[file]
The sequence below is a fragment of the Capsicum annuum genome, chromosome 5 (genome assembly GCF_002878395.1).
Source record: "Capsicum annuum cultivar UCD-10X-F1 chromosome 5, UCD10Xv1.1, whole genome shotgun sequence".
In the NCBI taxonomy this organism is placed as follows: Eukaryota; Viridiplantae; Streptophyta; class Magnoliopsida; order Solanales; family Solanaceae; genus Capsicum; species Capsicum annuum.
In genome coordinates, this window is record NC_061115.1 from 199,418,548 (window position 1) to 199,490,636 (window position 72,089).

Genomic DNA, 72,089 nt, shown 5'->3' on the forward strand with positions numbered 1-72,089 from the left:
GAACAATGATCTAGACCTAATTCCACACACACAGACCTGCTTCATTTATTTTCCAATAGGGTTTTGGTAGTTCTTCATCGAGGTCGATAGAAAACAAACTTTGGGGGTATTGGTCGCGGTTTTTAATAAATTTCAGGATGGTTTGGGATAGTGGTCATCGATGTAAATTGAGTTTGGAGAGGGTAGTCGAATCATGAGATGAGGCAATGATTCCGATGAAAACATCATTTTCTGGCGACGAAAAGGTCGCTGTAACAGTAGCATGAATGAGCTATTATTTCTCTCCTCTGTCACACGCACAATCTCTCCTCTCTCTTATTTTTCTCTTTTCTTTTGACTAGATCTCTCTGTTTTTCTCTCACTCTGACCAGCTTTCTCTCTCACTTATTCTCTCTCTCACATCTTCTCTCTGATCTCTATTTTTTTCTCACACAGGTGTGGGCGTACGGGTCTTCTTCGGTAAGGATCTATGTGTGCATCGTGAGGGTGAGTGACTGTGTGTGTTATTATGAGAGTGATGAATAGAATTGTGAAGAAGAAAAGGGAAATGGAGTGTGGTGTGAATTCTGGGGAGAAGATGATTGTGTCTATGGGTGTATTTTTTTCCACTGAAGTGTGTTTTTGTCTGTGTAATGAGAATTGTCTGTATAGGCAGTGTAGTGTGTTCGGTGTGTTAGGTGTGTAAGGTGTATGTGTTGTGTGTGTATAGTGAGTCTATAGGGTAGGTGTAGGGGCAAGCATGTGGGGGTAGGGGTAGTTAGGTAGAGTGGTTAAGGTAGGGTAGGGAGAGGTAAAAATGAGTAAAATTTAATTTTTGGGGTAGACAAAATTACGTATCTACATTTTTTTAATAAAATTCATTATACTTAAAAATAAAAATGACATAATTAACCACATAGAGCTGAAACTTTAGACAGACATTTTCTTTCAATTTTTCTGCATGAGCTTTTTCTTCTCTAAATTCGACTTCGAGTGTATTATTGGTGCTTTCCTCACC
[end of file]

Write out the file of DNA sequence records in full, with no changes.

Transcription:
The sequence below is a fragment of the Capsicum annuum genome, chromosome 5 (genome assembly GCF_002878395.1).
Source record: "Capsicum annuum cultivar UCD-10X-F1 chromosome 5, UCD10Xv1.1, whole genome shotgun sequence".
In the NCBI taxonomy this organism is placed as follows: Eukaryota; Viridiplantae; Streptophyta; class Magnoliopsida; order Solanales; family Solanaceae; genus Capsicum; species Capsicum annuum.
In genome coordinates, this window is record NC_061115.1 from 199,418,548 (window position 1) to 199,490,636 (window position 72,089).

Genomic DNA, 72,089 nt, shown 5'->3' on the forward strand with positions numbered 1-72,089 from the left:
GAACAATGATCTAGACCTAATTCCACACACACAGACCTGCTTCATTTATTTTCCAATAGGGTTTTGGTAGTTCTTCATCGAGGTCGATAGAAAACAAACTTTGGGGGTATTGGTCGCGGTTTTTAATAAATTTCAGGATGGTTTGGGATAGTGGTCATCGATGTAAATTGAGTTTGGAGAGGGTAGTCGAATCATGAGATGAGGCAATGATTCCGATGAAAACATCATTTTCTGGCGACGAAAAGGTCGCTGTAACAGTAGCATGAATGAGCTATTATTTCTCTCCTCTGTCACACGCACAATCTCTCCTCTCTCTTATTTTTCTCTTTTCTTTTGACTAGATCTCTCTGTTTTTCTCTCACTCTGACCAGCTTTCTCTCTCACTTATTCTCTCTCTCACATCTTCTCTCTGATCTCTATTTTTTTCTCACACAGGTGTGGGCGTACGGGTCTTCTTCGGTAAGGATCTATGTGTGCATCGTGAGGGTGAGTGACTGTGTGTGTTATTATGAGAGTGATGAATAGAATTGTGAAGAAGAAAAGGGAAATGGAGTGTGGTGTGAATTCTGGGGAGAAGATGATTGTGTCTATGGGTGTATTTTTTTCCACTGAAGTGTGTTTTTGTCTGTGTAATGAGAATTGTCTGTATAGGCAGTGTAGTGTGTTCGGTGTGTTAGGTGTGTAAGGTGTATGTGTTGTGTGTGTATAGTGAGTCTATAGGGTAGGTGTAGGGGCAAGCATGTGGGGGTAGGGGTAGTTAGGTAGAGTGGTTAAGGTAGGGTAGGGAGAGGTAAAAATGAGTAAAATTTAATTTTTGGGGTAGACAAAATTACGTATCTACATTTTTTTAATAAAATTCATTATACTTAAAAATAAAAATGACATAATTAACCACATAGAGCTGAAACTTTAGACAGACATTTTCTTTCAATTTTTCTGCATGAGCTTTTTCTTCTCTAAATTCGACTTCGAGTGTATTATTGGTGCTTTCCTCACC